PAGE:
the reason he did so in writing. often that is interpreted to be an example of the naval pennypinching but it was to ensure they didn't find themselves out of fuel in the midst of a crisis. nor am you can see where they armored despite the battle of the modern era and the merrimack in hampton roads in 1862 americas ocean going ships were unarmored. the 60 or so monitors don't. big navy advocates insisted this was a terrible mistake that most of the time viewed it in very practical terms. this warships we had were only needed from the limited jobs
that were assigned. why build and maintain an expensive battleship fleet when there was no mission for them to perform and having the big fleet could actually get us into trouble if it came nonetheless we would do what we always have and build up the navy for the emergency. the moment is changed came at the end of the century first the ships like we see here were simply wearing out. it was evident they would have to be replaced and they would have it would have to be replaced by the new technology ships that in itself didn't constitute a change in policy. but the second reason and more
important one had little to do with the navy at all. they have been focused edward on the south south or the reconstruction issues dominated in international politics and on the west where the homestead act opened up new land for settlement and made them more accessible. in 1875 the indian war seems far more pressing than the naval war it was a northern capitulation to the south or not but a passive or active resistance and the northerners agreed to let southerners which introduced the social arrangement known as jim crow that soon became a national and not just a sectional
protocol for american race relations. and at about the same time, the national census in the 1890 census was published and indicated that there was no longer any part of the last that could be considered a frontier, not that it was filled up by any means but it was no longer a blank slate and of these offered circumstances to begin to look outward rather than inward. third was a navy captain who published a book based on his lectures at the naval war college in newport with the rather daunting title of the influence of power upon history and note the date 1663 what does this have to do with us.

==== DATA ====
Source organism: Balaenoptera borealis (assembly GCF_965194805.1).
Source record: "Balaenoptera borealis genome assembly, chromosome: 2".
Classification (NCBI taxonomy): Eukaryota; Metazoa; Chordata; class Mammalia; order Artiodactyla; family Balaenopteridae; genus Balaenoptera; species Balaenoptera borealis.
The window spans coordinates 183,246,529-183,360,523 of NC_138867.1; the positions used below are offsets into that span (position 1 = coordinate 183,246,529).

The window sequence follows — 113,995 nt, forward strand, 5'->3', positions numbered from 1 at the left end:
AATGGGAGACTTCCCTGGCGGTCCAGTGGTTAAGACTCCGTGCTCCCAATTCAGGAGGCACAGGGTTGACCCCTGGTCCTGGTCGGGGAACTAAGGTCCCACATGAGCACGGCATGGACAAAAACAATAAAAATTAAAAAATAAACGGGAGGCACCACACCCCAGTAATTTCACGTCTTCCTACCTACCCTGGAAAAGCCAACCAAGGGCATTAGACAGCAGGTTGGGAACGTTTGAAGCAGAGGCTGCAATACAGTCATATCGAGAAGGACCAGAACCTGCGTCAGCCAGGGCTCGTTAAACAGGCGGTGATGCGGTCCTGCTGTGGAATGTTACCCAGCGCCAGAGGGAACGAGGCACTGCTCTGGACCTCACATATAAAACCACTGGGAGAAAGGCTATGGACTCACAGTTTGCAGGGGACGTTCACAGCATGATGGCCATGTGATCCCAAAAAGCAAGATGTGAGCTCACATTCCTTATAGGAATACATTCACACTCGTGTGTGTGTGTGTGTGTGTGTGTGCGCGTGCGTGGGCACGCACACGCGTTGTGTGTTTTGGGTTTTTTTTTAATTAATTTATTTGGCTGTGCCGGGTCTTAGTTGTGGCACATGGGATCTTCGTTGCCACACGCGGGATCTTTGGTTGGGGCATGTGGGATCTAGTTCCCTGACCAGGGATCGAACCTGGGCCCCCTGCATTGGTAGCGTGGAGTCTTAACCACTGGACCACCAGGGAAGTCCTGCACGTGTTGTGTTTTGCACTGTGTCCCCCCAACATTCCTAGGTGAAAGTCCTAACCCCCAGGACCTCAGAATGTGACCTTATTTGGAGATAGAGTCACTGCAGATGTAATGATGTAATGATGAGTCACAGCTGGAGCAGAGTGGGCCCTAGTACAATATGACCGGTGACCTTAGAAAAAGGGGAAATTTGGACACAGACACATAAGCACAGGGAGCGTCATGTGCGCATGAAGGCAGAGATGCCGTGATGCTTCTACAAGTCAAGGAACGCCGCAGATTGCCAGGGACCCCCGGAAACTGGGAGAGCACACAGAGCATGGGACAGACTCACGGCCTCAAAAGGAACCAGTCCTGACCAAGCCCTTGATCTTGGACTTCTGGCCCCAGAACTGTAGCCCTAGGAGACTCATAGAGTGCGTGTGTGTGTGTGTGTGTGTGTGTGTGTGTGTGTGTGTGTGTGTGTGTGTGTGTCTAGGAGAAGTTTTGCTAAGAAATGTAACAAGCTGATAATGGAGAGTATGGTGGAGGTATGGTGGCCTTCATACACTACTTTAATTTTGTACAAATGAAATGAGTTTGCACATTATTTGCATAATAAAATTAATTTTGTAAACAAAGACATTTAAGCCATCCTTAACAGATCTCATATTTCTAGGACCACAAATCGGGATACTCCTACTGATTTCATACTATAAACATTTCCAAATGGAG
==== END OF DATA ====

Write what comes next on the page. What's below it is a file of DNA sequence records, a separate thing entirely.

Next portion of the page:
what he did is to show how the small island country of great britain managed to become the greatest power on earth within empire which the sun never set, the secret he said was the power battleships in the line of that era allowed britain to secure the scene lanes. it offered a rationale and a justification for the expansion that was already beginning. the central issue for the navy remained the same. what was it for?
up to this point the arguments about having the navy. if piracy was a problem they would build a couple of slips and smugglers for the civil war we need the blockade on the coast. they argued that wasn't at all the way to go about it. nations could rise to the status of the power only through the possession of battleships and it was battleships that we begin to build in the et 90s. by 1896 we had five of them again not for any purpose but in the conviction that somehow a great nation should have some battleships and in 1898 we use them to defeat spain and what
the secretary called a splendid war. the spanish-american war that year is lesser than the bloody war of the 20th century. it is very much was very much nevertheless a milestone in the nations history that marked america's coming-out party as a great power. they utterly destroyed the older and weaker vessels in the philippines and off the southern coast of cuba & the auto. these victories led to the settlement in which the united states acquired its first important overseas possessions. in 1867 nobody was living there
anyway. but now as a result of the spanish-american war we acquire porter rico in the caribbean and the outpost from hawaii to the philippines all lost like stepping stones across the pacific to the great markets of china. now these american positions of only provided the stations that keep the battleships fueled they also created an empire and empire and interest in protecting and defending the entire. it was the same seachange. of the 20th century was the american century. in 1901 the united states emerged from its self-imposed cocoon could become first the emerging power than the comment power and finally the most
powerful nation in the world and the very founding the opponents of the naval did it come naval expansion into the position of the war fleet. there were many that argued great power status wasn't something to be avoided but a prize to be pursued and among them was the first president that young and vigorous theodore roosevelt. he had been a naval list since he had been a collector of naval ships and he even wrote his thesis on the naval battles of the war of 1812 which were published by little brown in